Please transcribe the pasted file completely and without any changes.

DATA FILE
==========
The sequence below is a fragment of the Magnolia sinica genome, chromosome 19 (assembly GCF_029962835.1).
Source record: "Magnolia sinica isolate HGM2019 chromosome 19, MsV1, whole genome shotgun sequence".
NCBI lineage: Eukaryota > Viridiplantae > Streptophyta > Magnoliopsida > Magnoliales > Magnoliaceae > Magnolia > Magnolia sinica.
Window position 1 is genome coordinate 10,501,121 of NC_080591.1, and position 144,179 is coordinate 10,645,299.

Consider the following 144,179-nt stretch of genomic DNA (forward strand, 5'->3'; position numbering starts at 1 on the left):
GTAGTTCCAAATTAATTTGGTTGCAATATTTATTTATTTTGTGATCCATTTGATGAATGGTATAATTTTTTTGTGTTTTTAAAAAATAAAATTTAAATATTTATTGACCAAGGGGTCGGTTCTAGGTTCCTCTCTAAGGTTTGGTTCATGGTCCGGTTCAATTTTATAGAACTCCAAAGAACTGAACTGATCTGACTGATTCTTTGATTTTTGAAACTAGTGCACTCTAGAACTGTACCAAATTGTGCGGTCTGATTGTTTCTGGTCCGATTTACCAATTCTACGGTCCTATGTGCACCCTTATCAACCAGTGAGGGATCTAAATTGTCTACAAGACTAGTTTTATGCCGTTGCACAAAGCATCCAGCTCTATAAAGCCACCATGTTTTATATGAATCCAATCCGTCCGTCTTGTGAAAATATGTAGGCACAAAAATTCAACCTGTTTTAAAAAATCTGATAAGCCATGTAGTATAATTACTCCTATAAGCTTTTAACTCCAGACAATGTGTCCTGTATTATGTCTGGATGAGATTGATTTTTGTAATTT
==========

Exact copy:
The sequence below is a fragment of the Magnolia sinica genome, chromosome 19 (assembly GCF_029962835.1).
Source record: "Magnolia sinica isolate HGM2019 chromosome 19, MsV1, whole genome shotgun sequence".
NCBI lineage: Eukaryota > Viridiplantae > Streptophyta > Magnoliopsida > Magnoliales > Magnoliaceae > Magnolia > Magnolia sinica.
Window position 1 is genome coordinate 10,501,121 of NC_080591.1, and position 144,179 is coordinate 10,645,299.

Consider the following 144,179-nt stretch of genomic DNA (forward strand, 5'->3'; position numbering starts at 1 on the left):
GTAGTTCCAAATTAATTTGGTTGCAATATTTATTTATTTTGTGATCCATTTGATGAATGGTATAATTTTTTTGTGTTTTTAAAAAATAAAATTTAAATATTTATTGACCAAGGGGTCGGTTCTAGGTTCCTCTCTAAGGTTTGGTTCATGGTCCGGTTCAATTTTATAGAACTCCAAAGAACTGAACTGATCTGACTGATTCTTTGATTTTTGAAACTAGTGCACTCTAGAACTGTACCAAATTGTGCGGTCTGATTGTTTCTGGTCCGATTTACCAATTCTACGGTCCTATGTGCACCCTTATCAACCAGTGAGGGATCTAAATTGTCTACAAGACTAGTTTTATGCCGTTGCACAAAGCATCCAGCTCTATAAAGCCACCATGTTTTATATGAATCCAATCCGTCCGTCTTGTGAAAATATGTAGGCACAAAAATTCAACCTGTTTTAAAAAATCTGATAAGCCATGTAGTATAATTACTCCTATAAGCTTTTAACTCCAGACAATGTGTCCTGTATTATGTCTGGATGAGATTGATTTTTGTAATTT